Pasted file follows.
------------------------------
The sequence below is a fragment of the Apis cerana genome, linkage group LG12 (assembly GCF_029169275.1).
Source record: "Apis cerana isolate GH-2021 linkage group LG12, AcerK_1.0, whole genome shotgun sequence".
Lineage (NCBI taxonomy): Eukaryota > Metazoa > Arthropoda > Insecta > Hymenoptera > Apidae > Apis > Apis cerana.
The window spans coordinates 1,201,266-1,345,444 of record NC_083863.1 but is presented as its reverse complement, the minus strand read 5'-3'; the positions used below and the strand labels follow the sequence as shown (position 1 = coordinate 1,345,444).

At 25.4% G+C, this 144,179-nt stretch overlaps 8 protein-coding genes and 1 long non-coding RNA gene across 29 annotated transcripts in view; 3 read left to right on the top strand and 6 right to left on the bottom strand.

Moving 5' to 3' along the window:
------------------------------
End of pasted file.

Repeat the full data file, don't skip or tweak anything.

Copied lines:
The sequence below is a fragment of the Apis cerana genome, linkage group LG12 (assembly GCF_029169275.1).
Source record: "Apis cerana isolate GH-2021 linkage group LG12, AcerK_1.0, whole genome shotgun sequence".
Lineage (NCBI taxonomy): Eukaryota > Metazoa > Arthropoda > Insecta > Hymenoptera > Apidae > Apis > Apis cerana.
The window spans coordinates 1,201,266-1,345,444 of record NC_083863.1 but is presented as its reverse complement, the minus strand read 5'-3'; the positions used below and the strand labels follow the sequence as shown (position 1 = coordinate 1,345,444).

At 25.4% G+C, this 144,179-nt stretch overlaps 8 protein-coding genes and 1 long non-coding RNA gene across 29 annotated transcripts in view; 3 read left to right on the top strand and 6 right to left on the bottom strand.

Moving 5' to 3' along the window: